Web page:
Using a central database for intercompany bookkeeping and accounting data not only saves time, but also minimizes the potential for errors. A centralized database automatically records the transfer of resources from location A to location B across the system, eliminating the need for both locations to record the transfer and hoping that they match. An accounting system with a central database allows you to upload a long database spreadsheet into the system in one click, versus typing out thousands of lines of transactions.
A centralized database also facilitates streamlined reporting. Modern restaurant accounting software with one database for multiple locations allows reporting of 100 restaurants to be completed in the same time as it would for one restaurant.
5. Use AP automation Across All Your Restaurants
Accounts payable is a critical business function in keeping the internal processes flowing smoothly and ensuring your food and beverage vendors are paid on time. Without the proper technology in place, inefficient AP processes can be a drain on your accounting resources. Using a restaurant-specific AP automation solution streamlines the accounts payable process, improving efficiencies no matter how many concepts or locations you operate.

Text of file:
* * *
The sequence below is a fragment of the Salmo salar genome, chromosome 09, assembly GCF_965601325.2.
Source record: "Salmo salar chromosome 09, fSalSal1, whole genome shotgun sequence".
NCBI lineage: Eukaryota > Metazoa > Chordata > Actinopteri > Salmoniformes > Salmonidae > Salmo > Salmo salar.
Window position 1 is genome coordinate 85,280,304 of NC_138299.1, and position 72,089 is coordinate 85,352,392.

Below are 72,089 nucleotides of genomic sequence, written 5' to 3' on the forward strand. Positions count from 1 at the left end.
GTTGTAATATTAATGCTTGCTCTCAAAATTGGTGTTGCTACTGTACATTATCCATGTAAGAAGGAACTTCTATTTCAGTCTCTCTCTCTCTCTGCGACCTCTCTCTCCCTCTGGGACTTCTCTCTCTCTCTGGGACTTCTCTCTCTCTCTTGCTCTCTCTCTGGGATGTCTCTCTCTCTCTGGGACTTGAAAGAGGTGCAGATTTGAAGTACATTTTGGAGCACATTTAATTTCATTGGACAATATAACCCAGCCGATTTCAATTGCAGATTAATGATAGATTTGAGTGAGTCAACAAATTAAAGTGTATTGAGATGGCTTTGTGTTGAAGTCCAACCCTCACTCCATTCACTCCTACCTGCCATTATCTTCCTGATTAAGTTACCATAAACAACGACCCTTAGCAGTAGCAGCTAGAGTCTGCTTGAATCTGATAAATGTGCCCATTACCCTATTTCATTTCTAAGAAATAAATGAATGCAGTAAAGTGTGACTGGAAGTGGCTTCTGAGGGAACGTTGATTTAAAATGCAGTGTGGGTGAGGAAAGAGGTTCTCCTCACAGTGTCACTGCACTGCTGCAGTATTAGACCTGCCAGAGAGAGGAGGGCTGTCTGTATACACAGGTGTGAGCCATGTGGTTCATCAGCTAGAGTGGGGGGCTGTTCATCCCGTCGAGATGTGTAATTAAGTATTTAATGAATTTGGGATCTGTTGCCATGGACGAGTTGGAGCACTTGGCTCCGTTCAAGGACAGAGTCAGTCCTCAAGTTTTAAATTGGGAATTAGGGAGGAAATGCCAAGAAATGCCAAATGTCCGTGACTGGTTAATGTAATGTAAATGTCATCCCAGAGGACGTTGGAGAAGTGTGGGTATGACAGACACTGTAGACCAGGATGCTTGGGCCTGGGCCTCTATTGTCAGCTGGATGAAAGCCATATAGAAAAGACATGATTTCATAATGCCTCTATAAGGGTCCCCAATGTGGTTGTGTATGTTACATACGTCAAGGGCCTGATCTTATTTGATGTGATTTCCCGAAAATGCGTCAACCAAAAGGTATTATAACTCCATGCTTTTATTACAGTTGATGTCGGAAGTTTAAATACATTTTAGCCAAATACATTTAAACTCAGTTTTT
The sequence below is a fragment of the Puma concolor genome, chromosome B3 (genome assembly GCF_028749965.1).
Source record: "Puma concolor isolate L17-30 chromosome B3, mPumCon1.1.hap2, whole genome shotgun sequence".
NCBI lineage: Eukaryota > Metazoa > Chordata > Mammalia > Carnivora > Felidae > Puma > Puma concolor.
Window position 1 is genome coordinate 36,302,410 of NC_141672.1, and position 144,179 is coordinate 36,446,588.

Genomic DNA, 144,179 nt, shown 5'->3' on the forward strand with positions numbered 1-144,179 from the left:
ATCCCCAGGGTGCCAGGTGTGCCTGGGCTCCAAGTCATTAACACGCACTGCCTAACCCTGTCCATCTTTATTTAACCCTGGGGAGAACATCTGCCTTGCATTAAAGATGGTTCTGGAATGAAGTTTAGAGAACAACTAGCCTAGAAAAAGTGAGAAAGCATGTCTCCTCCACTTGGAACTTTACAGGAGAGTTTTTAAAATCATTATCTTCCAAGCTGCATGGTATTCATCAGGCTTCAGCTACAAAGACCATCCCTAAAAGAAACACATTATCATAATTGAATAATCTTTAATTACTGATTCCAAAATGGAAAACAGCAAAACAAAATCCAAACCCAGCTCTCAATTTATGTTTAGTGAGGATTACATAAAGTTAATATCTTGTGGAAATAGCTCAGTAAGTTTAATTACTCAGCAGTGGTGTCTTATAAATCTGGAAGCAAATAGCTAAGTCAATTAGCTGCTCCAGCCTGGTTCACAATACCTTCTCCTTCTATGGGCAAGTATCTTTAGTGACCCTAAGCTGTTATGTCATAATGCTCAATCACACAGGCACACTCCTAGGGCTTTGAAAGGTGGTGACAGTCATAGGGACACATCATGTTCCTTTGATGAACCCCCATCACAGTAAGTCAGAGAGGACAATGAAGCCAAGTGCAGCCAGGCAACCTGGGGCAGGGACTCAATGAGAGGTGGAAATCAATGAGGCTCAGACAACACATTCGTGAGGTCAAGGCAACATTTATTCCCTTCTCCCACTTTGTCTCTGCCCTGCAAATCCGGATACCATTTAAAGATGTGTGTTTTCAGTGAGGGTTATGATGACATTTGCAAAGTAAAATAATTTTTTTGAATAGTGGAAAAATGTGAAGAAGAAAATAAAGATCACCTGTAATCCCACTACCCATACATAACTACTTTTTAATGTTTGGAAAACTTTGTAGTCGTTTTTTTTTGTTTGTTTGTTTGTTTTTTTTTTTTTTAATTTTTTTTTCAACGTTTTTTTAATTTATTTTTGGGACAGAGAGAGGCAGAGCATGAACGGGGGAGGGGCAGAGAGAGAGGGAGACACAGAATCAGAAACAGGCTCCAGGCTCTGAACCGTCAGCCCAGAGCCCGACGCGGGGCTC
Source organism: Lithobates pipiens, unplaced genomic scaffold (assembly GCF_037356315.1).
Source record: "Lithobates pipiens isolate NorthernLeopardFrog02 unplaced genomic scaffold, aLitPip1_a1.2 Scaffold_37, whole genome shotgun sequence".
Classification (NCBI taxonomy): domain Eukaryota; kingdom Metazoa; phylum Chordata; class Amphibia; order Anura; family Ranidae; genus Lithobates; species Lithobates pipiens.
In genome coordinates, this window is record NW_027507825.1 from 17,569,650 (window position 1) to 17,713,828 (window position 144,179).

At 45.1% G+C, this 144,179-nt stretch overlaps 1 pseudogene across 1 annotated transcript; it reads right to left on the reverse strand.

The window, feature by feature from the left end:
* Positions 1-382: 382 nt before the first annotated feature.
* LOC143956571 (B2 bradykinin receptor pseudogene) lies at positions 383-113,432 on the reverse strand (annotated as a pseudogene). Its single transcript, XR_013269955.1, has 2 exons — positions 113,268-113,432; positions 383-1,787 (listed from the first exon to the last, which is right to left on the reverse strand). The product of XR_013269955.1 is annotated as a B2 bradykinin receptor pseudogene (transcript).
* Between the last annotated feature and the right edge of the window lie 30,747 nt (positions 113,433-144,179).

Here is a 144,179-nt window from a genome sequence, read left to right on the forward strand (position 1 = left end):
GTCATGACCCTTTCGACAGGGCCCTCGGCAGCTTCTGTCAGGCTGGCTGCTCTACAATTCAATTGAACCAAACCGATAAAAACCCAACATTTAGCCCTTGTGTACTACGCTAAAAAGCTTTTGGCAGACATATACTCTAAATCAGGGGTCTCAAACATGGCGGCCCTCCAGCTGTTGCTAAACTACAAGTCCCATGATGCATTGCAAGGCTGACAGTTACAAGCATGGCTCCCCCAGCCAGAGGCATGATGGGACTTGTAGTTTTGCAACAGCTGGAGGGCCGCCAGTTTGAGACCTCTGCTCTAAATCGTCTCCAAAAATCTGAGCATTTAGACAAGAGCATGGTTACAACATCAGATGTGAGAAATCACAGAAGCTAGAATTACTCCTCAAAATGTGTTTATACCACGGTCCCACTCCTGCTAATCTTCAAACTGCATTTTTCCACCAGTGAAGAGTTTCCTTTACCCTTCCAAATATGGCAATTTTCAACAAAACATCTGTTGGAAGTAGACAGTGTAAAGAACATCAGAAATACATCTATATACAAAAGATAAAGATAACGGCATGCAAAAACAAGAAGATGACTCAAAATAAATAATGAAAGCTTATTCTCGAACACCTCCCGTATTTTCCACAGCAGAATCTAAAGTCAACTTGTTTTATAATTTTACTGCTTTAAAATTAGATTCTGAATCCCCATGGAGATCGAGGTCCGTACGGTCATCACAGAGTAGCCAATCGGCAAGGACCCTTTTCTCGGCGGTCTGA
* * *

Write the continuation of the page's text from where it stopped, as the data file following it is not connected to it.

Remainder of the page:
AP automation virtually eliminates time-consuming, error-prone data entry and allows your store managers to focus on customer service and front of the house operations. Getting an invoice through your manual accounts payable system is an arduous process. A manual data entry mistake can result in hours of time spent tracking down the error’s cause and invoice errors can consume your restaurants’ profit margin. By virtually eliminating manual data entry and streamlining approval processes, AP automation can cut days off your monthly invoice processing time. Leveraging AP automation, enables your accounting team to upload invoices from multiple locations to the cloud, process them, and get them approved for payment.